Wednesday. 4:30 to 5:20. Section I. Justin Cohen.
Friends of Justin Cohen ’04 did a double take, angry when they saw Cohen’s name on the History 261a Web site class list. They wondered how the sophomore cognitive science major weaseled his way into the popular Cold War lecture by professor John Gaddis, an esteemed historian and collaborator on a $12 million, 24-segment Cold War series that aired three years ago on CNN. The class was not offered last fall since Gaddis was on leave, and because so many students were interested in taking the course this year, many upperclassmen had to be turned away.
As it turns out, Justin Cohen ’02, a senior Molecular, Cellular, and Developmental Biology major in Silliman College, got in. Justin Cohen the sophomore did not.
“That guy makes my life miserable,” Cohen ’04 said of his older namesake, but the youngster does not blame his friends for jumping the gun and getting angry at him.
Gaddis capped his class at 396 students. To fill the coveted slots, Gaddis gave first priority to seniors, regardless of major. All remaining spots were filled with junior history majors.
Many other hopeful students got turned away.
While freshmen found out this summer when reading the Blue Book that they would not be allowed in the lecture, many ambitious sophomores did try to get into the Cold War class. On the first day of class so many students filled the Art Gallery Lecture Hall that Gaddis ran out of the 600 sign up sheets he had printed. He then wished hopeful sophomore shoppers better luck next year and sent them packing.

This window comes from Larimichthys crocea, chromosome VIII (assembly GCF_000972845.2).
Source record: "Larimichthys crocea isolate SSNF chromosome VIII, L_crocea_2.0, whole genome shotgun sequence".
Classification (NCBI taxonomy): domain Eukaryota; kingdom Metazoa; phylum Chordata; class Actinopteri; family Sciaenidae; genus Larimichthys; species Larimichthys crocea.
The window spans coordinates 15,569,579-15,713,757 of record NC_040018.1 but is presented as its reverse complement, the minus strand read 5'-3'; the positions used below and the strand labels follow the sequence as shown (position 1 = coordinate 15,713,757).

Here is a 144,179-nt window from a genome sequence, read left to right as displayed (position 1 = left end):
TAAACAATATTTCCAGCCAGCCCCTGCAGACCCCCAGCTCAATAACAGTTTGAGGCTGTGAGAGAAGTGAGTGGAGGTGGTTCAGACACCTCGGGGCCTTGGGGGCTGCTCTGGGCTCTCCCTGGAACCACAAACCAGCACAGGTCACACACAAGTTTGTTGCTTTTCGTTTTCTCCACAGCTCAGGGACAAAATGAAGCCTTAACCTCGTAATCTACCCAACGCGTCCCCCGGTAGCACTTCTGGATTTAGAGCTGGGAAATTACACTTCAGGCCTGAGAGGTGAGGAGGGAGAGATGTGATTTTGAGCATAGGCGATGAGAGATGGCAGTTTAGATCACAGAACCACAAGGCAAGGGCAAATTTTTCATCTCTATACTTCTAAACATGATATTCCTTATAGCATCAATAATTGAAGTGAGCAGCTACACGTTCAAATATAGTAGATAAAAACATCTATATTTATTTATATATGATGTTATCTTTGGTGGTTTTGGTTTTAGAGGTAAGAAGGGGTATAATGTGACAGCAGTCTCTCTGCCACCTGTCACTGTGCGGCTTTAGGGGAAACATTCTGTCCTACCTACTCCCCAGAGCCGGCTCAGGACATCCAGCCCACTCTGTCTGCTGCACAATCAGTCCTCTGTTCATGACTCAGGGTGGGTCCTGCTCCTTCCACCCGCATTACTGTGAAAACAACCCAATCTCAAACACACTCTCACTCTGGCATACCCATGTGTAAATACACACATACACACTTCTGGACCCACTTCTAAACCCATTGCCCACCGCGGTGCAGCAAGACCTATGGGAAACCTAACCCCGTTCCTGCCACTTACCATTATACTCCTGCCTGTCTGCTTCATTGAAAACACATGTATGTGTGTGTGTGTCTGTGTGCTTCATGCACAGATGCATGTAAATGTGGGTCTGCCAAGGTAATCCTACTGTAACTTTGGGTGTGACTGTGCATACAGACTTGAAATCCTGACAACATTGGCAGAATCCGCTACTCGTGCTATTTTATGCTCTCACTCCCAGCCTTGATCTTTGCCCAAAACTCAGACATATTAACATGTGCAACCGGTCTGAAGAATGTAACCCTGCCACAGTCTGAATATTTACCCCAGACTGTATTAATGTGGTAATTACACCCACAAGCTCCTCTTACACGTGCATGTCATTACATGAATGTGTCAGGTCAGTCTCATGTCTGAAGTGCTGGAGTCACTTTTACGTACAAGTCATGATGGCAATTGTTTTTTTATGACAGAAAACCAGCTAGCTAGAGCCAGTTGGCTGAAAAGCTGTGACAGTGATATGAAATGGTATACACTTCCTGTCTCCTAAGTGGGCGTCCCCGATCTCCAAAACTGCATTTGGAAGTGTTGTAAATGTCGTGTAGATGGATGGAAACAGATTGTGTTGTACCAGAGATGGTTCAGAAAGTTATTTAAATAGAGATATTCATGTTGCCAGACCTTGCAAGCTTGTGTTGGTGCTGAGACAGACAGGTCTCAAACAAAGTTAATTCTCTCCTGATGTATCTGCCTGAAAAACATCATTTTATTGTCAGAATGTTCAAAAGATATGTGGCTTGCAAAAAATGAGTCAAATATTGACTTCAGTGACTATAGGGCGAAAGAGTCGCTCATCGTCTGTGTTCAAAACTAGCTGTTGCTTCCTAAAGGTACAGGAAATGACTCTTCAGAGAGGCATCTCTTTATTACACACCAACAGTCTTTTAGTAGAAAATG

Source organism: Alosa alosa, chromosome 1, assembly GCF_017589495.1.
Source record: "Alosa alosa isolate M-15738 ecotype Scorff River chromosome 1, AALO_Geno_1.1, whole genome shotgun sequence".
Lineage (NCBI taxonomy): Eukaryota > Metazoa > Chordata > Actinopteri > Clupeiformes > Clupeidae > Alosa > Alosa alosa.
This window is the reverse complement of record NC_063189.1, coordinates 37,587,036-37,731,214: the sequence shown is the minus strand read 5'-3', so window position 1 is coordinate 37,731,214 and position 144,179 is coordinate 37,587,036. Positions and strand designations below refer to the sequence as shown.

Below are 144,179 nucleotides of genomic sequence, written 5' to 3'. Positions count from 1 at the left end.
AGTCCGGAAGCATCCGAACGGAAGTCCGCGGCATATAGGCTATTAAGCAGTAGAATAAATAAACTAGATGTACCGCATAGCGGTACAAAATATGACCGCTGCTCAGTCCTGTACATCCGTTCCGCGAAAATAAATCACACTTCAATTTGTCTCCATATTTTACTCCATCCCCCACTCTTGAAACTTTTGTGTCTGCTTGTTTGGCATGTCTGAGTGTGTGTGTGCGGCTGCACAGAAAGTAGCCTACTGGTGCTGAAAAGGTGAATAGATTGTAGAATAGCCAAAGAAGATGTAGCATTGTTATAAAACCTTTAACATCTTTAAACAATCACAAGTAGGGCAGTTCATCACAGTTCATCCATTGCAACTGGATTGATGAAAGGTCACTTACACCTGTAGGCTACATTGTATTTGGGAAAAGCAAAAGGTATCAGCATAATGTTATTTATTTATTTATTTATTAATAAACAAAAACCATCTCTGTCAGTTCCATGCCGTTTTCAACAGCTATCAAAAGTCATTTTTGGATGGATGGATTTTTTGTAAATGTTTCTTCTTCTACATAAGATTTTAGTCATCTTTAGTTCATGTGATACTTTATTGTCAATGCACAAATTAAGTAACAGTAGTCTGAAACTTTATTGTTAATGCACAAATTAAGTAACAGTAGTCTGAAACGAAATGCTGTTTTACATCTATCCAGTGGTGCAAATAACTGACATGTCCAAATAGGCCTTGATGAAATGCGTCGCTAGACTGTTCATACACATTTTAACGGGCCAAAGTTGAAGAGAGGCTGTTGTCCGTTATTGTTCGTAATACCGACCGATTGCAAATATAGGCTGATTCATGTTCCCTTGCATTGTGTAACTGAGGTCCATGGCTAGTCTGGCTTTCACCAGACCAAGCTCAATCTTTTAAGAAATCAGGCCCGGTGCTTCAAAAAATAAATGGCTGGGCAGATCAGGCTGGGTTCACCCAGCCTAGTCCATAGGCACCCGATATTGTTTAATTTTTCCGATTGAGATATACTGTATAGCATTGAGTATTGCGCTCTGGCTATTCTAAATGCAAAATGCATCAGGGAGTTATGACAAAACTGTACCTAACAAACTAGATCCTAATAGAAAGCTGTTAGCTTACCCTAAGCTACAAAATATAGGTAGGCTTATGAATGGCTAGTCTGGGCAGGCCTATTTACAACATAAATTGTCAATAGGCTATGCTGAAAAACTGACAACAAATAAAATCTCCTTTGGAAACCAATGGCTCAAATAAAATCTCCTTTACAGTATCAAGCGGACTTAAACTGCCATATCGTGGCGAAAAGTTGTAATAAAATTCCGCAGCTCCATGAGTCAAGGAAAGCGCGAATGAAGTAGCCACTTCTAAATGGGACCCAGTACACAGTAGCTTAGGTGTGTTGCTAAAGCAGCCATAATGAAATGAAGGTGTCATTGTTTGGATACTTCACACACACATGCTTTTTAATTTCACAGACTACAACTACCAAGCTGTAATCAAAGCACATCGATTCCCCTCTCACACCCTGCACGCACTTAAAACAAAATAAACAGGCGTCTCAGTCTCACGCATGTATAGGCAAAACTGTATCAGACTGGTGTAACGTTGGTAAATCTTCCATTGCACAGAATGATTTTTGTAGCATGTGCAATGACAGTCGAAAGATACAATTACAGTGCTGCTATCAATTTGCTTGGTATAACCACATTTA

“It looked pretty bleak from the beginning,” said sophomore Cold War hopeful Damon Nakamura.
Nakamura said sophomores and junior non-history majors were too embarrassed to leave right then, but slowly, throughout the class, the art gallery lecture hall shrunk from jam-packed to just full.
During the second meeting of Cold War the lecture hall was still too crowded, and Gaddis told the students he realized some people might have, “purely by accident, of course,” marked the wrong box for their class year or written the wrong major on their sign up sheets. He said all sheets would be fact-checked — so students who might have lied would ultimately be turned away from the class.
Slowly, throughout the class, more embarrassed and disappointed students filed out the doors. Gaddis said their spots would be filled with students who were on the wait list.
Gaddis said he is honored students have displayed such interest in his course.
“While I’m very pleased in one sense to know I can go away for a year and not be forgotten, I can’t help but to feel disappointed that a lot of students are not getting in, and I worry about that,” Gaddis said.
But Gaddis said he will keep offering the class so sooner or later, everyone who wants to take it can.
History director of undergraduate studies Paul Freedman said the class was capped mostly at Gaddis’ request, though Freedman said the History department does try to stay away from “monster-sized impersonal classes that we cannot staff.”
Courses about the history of foreign relations and strategy have always been popular at Yale, but Cold War — now in its fourth year — seems to be the most popular history class right now, Freedman said.
Freedman said if uncapped, Cold War would likely attract as many as a thousand students.
The class’s 11 teaching assistants and 22 sections already put a strain on the department to some degree. Freedman said more students would be difficult, if not impossible, to accommodate.
But Freedman said, “I’m not giving the orders [to Gaddis]. It’s the other way around.”
But Gaddis is happy with the class size as it stands. He said he can “just barely manage” the current class size and any increase would make his lectures less effective.